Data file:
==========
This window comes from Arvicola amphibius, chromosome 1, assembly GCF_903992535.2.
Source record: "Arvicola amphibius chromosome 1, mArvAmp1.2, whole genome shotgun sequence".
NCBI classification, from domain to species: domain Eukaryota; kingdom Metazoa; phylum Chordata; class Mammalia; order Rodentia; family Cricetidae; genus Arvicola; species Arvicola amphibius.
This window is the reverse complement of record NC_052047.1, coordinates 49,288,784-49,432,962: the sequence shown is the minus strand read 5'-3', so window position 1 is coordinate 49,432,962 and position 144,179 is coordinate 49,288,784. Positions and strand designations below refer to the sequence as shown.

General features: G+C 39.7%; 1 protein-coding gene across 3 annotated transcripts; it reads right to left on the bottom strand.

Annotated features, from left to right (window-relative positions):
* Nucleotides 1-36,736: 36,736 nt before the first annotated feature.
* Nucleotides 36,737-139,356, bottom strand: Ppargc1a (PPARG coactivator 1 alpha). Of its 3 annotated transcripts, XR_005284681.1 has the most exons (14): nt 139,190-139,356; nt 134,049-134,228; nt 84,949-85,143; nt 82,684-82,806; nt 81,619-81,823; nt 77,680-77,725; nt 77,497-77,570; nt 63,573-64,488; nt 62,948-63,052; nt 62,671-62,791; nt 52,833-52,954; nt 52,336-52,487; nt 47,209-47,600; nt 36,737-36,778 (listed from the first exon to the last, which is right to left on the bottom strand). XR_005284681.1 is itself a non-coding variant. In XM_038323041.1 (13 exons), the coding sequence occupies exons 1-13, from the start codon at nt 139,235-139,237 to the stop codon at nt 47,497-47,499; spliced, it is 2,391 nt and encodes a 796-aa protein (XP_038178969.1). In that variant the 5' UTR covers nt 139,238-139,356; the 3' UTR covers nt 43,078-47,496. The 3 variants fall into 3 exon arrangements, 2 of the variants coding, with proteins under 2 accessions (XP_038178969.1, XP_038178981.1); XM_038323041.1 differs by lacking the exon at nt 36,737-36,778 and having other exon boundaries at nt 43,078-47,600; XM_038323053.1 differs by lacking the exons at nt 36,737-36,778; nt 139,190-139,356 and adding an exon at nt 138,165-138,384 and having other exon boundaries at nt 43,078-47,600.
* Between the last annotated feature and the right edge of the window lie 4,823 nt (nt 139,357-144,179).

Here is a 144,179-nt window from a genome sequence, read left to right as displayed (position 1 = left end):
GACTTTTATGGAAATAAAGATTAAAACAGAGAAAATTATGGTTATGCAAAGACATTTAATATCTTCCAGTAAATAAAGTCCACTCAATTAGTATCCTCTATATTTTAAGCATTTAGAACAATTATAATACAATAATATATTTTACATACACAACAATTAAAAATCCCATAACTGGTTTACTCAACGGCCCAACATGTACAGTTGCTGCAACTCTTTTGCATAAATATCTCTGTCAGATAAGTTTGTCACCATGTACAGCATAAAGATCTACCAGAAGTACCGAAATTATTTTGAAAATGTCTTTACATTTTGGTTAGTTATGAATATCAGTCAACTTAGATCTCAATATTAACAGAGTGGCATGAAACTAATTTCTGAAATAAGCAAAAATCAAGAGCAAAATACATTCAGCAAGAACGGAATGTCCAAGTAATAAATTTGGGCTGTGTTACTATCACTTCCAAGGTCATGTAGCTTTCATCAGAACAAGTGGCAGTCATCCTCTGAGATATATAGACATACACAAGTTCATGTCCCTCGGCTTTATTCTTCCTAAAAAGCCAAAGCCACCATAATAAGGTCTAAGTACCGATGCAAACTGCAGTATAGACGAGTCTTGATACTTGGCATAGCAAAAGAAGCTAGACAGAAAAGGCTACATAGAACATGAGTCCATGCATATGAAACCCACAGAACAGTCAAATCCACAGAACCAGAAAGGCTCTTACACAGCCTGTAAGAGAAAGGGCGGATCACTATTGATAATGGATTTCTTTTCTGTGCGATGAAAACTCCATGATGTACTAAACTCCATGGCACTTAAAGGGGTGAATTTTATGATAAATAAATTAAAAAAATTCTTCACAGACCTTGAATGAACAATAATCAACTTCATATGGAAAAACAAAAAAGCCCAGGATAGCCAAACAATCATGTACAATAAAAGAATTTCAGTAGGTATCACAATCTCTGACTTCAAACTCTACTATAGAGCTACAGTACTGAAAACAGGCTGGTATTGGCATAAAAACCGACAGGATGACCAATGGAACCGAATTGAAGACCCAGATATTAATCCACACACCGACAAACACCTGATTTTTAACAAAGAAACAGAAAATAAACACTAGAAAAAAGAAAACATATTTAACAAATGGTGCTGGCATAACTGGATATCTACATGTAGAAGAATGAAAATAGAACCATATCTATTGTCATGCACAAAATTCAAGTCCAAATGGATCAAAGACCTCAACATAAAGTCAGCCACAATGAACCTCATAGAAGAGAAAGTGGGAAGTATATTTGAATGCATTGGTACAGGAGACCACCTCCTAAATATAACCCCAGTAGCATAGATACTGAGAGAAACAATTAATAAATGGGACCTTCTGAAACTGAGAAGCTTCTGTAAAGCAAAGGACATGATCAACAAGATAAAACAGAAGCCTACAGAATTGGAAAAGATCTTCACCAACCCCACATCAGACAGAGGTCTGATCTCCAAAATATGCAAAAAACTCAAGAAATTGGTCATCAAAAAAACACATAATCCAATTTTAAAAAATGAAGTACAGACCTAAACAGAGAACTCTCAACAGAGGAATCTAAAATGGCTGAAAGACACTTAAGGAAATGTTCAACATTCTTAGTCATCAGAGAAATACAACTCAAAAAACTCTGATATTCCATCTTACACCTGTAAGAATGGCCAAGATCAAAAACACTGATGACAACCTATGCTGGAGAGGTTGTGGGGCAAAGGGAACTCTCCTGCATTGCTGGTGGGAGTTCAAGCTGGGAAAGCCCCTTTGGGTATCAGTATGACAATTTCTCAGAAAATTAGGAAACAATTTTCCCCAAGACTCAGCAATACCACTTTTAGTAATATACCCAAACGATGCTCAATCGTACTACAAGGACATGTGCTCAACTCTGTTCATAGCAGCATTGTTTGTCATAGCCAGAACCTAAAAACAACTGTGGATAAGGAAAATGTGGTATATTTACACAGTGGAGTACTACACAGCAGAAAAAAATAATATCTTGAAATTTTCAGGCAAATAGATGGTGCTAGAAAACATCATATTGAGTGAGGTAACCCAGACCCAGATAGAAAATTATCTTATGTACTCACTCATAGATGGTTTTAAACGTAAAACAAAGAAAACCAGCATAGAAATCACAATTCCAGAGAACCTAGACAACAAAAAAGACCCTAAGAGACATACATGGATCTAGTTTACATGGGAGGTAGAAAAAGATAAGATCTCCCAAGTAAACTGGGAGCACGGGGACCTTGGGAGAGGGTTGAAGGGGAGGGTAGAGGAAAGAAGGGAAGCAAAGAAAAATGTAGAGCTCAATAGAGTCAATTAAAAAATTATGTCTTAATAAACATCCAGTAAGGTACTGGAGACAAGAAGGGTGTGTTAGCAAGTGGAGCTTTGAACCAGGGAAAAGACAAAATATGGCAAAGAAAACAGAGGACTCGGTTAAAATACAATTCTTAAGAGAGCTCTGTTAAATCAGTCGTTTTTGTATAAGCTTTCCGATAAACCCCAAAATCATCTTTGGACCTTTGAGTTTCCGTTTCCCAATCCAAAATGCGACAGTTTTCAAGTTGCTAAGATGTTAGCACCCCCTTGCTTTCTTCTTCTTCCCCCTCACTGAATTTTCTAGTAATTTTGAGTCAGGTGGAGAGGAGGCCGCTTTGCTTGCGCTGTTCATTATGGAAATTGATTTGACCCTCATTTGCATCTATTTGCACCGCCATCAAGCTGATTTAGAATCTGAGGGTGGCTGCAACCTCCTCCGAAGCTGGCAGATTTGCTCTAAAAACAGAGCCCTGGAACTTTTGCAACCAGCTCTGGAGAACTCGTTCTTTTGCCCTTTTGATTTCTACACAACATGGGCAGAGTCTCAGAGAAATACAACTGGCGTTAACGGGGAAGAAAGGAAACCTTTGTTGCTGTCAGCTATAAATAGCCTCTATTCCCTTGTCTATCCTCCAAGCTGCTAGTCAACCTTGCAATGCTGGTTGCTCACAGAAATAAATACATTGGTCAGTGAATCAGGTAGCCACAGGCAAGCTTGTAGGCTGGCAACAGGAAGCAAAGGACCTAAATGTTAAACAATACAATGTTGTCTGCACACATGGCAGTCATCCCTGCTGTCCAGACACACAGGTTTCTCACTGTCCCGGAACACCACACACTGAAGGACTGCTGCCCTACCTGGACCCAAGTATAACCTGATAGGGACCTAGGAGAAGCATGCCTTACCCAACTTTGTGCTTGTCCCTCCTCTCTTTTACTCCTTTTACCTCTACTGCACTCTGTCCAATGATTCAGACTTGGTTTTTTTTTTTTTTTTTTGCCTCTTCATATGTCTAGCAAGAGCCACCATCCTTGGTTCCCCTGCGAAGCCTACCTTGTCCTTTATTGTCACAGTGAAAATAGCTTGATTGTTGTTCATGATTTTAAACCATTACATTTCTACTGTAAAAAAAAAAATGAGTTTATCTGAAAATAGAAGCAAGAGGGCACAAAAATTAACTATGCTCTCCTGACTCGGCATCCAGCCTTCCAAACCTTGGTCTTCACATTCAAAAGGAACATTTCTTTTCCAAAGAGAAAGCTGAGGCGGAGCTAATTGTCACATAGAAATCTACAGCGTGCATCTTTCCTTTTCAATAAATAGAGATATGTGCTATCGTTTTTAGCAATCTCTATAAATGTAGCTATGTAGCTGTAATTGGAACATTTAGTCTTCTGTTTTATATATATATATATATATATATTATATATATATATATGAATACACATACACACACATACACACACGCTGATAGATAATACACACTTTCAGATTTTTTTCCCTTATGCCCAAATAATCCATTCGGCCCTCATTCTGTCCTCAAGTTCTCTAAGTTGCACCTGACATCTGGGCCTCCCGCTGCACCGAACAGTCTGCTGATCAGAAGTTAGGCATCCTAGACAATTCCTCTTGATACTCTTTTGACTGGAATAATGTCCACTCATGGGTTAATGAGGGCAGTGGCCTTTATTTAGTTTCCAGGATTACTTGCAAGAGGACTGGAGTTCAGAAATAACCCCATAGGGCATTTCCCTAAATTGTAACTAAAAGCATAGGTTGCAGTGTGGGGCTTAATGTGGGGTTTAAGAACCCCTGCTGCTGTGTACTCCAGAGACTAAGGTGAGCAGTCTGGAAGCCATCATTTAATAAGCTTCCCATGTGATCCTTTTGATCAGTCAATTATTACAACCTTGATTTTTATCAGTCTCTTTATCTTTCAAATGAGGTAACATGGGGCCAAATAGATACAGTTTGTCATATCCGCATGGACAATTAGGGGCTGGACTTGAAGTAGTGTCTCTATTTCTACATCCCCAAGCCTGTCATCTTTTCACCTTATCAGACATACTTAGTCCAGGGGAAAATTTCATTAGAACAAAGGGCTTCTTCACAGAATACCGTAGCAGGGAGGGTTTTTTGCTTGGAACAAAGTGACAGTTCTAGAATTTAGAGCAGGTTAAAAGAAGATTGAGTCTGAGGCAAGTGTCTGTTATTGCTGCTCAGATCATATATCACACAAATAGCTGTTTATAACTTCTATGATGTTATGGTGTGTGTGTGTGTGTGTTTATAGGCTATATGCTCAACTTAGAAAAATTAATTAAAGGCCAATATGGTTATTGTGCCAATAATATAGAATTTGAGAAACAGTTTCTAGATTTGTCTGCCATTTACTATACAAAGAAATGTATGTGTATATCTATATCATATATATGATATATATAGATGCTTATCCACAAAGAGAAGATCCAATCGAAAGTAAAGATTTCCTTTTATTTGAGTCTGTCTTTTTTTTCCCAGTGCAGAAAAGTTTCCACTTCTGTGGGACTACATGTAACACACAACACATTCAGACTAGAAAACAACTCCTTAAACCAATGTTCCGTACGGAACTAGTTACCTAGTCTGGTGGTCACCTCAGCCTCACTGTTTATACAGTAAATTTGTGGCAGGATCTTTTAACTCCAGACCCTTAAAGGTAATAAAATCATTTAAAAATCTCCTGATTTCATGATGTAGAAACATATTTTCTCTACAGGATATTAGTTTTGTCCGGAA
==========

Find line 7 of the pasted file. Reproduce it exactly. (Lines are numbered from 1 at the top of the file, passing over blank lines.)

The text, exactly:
* Nucleotides 1-36,736: 36,736 nt before the first annotated feature.